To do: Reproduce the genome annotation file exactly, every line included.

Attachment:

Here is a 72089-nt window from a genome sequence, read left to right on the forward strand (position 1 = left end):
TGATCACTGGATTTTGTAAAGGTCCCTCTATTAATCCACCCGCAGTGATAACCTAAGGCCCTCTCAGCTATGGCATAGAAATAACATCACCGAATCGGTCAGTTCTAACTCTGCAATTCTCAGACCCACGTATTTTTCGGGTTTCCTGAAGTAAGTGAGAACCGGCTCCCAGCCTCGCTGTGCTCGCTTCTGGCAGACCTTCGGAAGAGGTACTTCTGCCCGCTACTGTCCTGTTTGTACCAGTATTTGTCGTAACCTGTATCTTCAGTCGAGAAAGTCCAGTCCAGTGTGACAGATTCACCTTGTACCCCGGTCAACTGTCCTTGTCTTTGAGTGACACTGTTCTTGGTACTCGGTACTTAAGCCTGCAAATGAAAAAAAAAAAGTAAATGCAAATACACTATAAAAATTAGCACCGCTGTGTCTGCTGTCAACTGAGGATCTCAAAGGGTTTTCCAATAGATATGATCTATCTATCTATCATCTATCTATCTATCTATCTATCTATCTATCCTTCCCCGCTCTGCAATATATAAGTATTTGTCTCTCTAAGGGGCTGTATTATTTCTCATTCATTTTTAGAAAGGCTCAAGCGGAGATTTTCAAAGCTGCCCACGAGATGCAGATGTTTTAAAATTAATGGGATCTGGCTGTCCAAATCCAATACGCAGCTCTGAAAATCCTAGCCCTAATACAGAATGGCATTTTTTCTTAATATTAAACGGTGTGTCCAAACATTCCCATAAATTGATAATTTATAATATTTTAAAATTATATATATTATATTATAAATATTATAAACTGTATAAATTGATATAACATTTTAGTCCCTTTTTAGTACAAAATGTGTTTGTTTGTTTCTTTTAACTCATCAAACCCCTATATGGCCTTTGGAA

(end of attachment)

Here is a 72089-nt window from a genome sequence, read left to right on the forward strand (position 1 = left end):
TGATCACTGGATTTTGTAAAGGTCCCTCTATTAATCCACCCGCAGTGATAACCTAAGGCCCTCTCAGCTATGGCATAGAAATAACATCACCGAATCGGTCAGTTCTAACTCTGCAATTCTCAGACCCACGTATTTTTCGGGTTTCCTGAAGTAAGTGAGAACCGGCTCCCAGCCTCGCTGTGCTCGCTTCTGGCAGACCTTCGGAAGAGGTACTTCTGCCCGCTACTGTCCTGTTTGTACCAGTATTTGTCGTAACCTGTATCTTCAGTCGAGAAAGTCCAGTCCAGTGTGACAGATTCACCTTGTACCCCGGTCAACTGTCCTTGTCTTTGAGTGACACTGTTCTTGGTACTCGGTACTTAAGCCTGCAAATGAAAAAAAAAAAGTAAATGCAAATACACTATAAAAATTAGCACCGCTGTGTCTGCTGTCAACTGAGGATCTCAAAGGGTTTTCCAATAGATATGATCTATCTATCTATCATCTATCTATCTATCTATCTATCTATCTATCCTTCCCCGCTCTGCAATATATAAGTATTTGTCTCTCTAAGGGGCTGTATTATTTCTCATTCATTTTTAGAAAGGCTCAAGCGGAGATTTTCAAAGCTGCCCACGAGATGCAGATGTTTTAAAATTAATGGGATCTGGCTGTCCAAATCCAATACGCAGCTCTGAAAATCCTAGCCCTAATACAGAATGGCATTTTTTCTTAATATTAAACGGTGTGTCCAAACATTCCCATAAATTGATAATTTATAATATTTTAAAATTATATATATTATATTATAAATATTATAAACTGTATAAATTGATATAACATTTTAGTCCCTTTTTAGTACAAAATGTGTTTGTTTGTTTCTTTTAACTCATCAAACCCCTATATGGCCTTTGGAA